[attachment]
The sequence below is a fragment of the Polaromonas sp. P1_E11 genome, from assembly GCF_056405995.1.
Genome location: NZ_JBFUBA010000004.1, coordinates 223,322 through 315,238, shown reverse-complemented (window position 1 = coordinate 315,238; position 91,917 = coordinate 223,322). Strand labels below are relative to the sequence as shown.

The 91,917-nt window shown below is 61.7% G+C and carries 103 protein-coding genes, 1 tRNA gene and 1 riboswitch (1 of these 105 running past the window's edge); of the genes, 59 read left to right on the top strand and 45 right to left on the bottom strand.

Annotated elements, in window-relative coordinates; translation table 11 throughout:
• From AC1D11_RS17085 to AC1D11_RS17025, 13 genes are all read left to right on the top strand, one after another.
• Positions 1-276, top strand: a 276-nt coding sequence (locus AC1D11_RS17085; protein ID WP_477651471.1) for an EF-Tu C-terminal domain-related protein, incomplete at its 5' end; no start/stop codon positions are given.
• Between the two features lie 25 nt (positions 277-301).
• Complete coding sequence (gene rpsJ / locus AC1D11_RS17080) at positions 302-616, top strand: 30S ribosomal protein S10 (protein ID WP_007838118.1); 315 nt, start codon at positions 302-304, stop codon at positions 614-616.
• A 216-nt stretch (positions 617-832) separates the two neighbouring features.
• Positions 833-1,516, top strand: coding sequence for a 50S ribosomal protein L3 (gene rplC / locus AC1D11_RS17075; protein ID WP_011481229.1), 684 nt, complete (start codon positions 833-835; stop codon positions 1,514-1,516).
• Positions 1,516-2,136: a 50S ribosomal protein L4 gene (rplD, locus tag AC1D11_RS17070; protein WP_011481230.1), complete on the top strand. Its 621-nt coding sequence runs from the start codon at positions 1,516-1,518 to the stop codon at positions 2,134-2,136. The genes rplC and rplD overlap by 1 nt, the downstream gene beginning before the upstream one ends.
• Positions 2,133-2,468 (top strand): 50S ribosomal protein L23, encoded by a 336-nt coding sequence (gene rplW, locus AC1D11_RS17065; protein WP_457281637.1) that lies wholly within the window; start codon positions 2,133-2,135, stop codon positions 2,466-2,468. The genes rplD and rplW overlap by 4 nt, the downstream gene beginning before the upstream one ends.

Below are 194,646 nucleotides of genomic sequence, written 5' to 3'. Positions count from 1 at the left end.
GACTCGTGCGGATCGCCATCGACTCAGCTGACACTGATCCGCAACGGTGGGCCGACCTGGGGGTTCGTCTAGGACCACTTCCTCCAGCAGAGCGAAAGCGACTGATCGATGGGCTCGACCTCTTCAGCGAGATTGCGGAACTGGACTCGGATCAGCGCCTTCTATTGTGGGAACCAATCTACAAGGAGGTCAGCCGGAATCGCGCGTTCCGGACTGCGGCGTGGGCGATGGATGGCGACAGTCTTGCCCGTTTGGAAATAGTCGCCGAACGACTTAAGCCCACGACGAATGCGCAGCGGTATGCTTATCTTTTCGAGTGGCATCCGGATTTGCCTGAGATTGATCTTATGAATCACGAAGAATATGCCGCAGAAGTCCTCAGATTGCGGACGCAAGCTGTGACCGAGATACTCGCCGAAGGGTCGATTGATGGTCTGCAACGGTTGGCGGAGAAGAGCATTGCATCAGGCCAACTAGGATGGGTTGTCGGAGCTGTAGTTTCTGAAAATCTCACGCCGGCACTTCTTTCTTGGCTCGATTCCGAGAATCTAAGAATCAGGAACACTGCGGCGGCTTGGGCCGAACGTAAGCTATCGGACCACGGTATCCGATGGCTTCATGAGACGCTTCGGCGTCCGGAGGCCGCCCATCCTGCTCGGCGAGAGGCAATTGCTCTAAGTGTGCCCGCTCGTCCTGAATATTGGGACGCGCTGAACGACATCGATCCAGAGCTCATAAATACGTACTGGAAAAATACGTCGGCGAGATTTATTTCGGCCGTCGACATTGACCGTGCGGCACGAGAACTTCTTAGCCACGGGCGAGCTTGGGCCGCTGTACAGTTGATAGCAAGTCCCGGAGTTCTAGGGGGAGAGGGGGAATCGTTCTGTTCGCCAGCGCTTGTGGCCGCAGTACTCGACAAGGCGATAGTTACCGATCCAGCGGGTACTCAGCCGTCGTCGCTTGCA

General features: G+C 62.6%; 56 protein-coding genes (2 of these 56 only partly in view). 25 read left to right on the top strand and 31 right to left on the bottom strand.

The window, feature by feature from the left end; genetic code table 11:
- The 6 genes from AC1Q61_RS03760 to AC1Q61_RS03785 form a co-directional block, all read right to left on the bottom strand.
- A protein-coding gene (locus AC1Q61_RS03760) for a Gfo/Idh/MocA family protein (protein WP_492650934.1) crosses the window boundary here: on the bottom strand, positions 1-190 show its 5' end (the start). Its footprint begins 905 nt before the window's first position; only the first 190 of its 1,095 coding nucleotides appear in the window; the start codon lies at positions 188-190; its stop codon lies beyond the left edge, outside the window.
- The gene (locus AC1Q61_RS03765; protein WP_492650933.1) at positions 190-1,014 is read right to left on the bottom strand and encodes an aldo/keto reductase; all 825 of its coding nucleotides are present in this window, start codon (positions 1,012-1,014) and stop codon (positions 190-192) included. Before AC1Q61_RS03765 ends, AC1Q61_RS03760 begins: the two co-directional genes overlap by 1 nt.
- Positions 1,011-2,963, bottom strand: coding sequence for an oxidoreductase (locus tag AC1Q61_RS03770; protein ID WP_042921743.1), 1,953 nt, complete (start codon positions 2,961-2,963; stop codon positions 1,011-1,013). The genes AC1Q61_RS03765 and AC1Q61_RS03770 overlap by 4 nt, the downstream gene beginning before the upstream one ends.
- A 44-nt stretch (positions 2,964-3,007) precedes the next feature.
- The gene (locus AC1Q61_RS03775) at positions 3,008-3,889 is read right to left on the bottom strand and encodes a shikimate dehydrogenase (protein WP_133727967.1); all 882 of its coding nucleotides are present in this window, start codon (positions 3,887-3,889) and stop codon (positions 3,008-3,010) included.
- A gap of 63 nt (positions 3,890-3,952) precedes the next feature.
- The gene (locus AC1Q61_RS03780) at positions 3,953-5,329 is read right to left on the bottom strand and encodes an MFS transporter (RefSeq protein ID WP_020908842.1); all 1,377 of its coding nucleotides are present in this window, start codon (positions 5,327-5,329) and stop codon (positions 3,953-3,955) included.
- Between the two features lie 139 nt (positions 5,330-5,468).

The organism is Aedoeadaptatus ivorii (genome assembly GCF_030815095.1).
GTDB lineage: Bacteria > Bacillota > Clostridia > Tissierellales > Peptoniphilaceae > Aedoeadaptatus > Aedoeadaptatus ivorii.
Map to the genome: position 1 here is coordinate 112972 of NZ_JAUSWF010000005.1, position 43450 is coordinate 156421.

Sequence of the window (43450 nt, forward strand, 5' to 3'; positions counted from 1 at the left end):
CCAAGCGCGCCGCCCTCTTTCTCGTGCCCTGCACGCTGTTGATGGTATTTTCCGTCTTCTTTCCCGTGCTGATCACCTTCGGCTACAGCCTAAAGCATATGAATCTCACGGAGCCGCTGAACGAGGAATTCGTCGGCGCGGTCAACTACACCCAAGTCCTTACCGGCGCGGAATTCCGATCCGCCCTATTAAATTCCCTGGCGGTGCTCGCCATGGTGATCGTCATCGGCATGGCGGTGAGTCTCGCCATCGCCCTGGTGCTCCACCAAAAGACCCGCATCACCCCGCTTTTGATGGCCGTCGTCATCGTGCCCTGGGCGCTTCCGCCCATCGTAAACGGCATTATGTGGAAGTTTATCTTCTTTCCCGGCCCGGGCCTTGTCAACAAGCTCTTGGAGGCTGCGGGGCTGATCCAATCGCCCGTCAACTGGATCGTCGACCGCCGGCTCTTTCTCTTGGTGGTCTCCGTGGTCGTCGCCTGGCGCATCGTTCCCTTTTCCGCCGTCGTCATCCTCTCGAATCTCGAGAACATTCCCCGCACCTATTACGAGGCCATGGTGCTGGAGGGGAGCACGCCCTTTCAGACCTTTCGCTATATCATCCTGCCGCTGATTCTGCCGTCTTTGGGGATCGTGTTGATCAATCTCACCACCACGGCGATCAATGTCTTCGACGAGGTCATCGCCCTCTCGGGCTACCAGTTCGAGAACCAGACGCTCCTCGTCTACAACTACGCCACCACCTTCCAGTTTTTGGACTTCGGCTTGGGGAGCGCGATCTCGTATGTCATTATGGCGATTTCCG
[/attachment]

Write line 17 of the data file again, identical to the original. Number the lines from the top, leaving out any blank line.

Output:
- The 6 genes from AC1Q61_RS03760 to AC1Q61_RS03785 form a co-directional block, all read right to left on the bottom strand.